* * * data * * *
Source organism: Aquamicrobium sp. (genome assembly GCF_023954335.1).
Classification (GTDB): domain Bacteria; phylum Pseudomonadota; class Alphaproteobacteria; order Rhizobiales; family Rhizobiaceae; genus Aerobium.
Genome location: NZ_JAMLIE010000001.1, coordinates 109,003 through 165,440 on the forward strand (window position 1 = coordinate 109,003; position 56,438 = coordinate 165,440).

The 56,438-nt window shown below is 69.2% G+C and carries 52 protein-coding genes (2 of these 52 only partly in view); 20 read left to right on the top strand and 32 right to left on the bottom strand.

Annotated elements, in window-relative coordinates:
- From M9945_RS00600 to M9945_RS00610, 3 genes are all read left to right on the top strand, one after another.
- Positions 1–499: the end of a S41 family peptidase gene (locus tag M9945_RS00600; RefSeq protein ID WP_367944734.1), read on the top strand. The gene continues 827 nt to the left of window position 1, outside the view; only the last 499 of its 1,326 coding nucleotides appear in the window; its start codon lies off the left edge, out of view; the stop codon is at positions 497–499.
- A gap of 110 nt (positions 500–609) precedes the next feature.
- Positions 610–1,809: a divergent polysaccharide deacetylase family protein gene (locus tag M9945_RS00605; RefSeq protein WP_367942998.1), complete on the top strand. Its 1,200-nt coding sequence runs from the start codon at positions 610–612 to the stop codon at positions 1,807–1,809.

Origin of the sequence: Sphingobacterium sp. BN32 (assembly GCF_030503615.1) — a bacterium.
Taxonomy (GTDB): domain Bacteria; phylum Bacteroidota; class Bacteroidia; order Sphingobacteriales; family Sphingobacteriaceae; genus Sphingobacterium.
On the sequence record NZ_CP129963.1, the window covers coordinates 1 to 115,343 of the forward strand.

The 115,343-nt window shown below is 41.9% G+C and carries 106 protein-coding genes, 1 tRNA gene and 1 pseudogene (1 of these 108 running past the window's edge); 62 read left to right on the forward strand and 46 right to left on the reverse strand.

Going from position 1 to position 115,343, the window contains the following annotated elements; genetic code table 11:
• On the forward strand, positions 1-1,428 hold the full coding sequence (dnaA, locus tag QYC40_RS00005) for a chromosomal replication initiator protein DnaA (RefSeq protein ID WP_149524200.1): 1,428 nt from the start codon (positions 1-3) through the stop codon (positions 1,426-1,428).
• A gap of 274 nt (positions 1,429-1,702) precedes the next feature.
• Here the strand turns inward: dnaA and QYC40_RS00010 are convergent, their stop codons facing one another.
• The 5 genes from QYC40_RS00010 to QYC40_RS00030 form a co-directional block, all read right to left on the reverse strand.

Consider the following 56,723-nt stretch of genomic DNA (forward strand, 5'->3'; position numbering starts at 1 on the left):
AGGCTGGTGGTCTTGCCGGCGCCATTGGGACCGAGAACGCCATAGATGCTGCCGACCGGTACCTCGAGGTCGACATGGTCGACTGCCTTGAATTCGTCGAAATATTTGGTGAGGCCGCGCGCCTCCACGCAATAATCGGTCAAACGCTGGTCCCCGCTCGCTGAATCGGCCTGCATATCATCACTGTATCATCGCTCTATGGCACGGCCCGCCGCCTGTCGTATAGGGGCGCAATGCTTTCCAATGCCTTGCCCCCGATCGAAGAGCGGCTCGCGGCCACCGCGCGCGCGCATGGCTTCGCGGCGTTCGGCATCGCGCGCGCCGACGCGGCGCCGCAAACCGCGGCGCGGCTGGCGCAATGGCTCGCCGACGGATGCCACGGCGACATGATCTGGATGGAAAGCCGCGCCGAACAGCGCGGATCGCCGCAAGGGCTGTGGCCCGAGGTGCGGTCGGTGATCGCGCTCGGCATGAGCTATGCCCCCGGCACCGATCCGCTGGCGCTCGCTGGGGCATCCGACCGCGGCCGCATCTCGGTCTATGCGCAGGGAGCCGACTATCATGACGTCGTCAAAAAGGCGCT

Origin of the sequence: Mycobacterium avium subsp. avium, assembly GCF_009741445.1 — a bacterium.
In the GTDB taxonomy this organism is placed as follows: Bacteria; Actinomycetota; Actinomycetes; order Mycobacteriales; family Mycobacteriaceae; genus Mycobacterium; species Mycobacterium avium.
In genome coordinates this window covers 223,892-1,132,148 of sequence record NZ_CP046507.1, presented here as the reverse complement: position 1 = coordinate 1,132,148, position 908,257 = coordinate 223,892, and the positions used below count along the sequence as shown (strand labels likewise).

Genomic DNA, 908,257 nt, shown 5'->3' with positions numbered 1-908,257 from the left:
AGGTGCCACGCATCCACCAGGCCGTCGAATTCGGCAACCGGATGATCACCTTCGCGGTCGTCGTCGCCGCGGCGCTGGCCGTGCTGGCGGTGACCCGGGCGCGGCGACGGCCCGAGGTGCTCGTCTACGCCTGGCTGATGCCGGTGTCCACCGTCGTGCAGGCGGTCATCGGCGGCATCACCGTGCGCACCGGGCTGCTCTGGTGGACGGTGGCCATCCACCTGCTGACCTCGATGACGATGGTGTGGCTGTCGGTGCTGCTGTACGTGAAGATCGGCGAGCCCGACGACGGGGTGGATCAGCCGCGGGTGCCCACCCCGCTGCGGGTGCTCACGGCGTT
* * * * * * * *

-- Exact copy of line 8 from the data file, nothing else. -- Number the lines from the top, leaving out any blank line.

- A gap of 110 nt (positions 500–609) precedes the next feature.